The 3,750-acre Harvard Forest is owned and managed by Harvard University. Founded in 1907 as an ecological research area, forestry education was moved to Petersham in 1914; and the Harvard Forest was made a graduate school focusing on forest biology, conservation, land use history, and the effects of environmental change on forest ecology. The paper records maintained by the Harvard Forest represent the longest continuous history of any major forest in the United States.
The 23 handmade dioramas in the Fisher Museum show changes in the New England landscape and forests from the early 1700s by depicting the clearing of farmland, conservation practices, and management of the land. A 1936 booklet describes the construction of the models, which represent the landscape in detail. For example, the people are carefully made to scale, and the trees are made of strands of copper wire to form the trunks, boughs, and tiny branches.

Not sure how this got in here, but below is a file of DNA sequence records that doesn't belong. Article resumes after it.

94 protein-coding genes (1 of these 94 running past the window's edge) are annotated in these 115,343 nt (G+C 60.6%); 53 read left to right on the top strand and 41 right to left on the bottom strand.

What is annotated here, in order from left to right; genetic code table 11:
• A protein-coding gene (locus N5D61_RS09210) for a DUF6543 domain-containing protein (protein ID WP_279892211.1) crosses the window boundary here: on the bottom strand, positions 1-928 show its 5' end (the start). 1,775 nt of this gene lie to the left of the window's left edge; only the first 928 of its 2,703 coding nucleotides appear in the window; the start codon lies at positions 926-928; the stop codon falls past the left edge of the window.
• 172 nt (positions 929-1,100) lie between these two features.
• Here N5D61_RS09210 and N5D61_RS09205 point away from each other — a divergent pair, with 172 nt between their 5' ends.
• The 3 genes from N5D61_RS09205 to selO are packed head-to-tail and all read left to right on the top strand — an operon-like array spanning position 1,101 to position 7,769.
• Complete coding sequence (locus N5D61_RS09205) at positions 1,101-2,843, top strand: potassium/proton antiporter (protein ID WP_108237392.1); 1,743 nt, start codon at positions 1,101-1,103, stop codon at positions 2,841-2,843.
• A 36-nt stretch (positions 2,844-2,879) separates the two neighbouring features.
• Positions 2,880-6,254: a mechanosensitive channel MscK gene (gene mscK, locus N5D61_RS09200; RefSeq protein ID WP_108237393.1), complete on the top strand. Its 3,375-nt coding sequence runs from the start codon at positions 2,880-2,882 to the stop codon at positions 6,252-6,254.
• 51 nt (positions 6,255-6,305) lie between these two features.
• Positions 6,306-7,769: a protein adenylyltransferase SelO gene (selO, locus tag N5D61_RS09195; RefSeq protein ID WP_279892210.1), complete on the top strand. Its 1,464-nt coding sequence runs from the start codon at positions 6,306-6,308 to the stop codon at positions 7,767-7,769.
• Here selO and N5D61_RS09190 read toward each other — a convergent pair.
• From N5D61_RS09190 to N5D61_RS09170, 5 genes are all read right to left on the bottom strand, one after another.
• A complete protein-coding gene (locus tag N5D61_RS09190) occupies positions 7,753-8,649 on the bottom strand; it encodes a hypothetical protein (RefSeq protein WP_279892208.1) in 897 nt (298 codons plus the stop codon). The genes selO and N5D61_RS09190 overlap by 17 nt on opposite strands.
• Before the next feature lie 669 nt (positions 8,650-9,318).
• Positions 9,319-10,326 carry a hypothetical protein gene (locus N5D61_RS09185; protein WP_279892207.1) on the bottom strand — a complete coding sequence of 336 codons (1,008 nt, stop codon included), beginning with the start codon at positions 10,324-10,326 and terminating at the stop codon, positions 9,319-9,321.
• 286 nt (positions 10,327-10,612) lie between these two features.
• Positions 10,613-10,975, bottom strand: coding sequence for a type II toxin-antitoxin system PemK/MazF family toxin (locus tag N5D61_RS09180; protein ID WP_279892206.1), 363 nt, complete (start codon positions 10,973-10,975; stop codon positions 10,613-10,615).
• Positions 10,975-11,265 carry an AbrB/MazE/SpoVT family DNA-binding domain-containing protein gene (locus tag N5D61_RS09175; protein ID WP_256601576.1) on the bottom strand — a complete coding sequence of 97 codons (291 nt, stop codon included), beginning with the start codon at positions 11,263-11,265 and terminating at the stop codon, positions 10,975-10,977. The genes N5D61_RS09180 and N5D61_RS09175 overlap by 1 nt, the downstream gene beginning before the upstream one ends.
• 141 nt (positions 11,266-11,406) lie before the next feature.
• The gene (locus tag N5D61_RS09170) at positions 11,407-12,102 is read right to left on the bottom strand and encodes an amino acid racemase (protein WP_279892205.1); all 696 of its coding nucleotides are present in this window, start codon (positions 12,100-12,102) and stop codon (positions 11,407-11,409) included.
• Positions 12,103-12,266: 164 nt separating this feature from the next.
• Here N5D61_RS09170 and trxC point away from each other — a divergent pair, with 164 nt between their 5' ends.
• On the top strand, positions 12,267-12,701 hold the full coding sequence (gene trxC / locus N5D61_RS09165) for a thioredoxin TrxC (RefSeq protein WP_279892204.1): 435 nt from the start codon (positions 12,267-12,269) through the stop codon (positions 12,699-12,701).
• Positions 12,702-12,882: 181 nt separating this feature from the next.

After viewing the dioramas, Site and Research Manager Audrey Barker Plotkin led everyone on a short hike to a site studying forest succession and how different species respond to the same conditions. Along the way she described the foci of other research study sites: forest regeneration since the 1938 hurricane, forest biomass development over time, mycorrhizal association between pines and hardwoods, regeneration of native species after a clear-cut of white pine, and regeneration in protected and unprotected areas from browsing by deer and moose, to name a few.
You can read more about this special trip in a joint write-up of the event by Margaret MacDonald and Bob DeSiervo in the Spring 2016 Woodlot Tips. More information about the forest is also available at http://harvardforest.fas.harvard.edu/.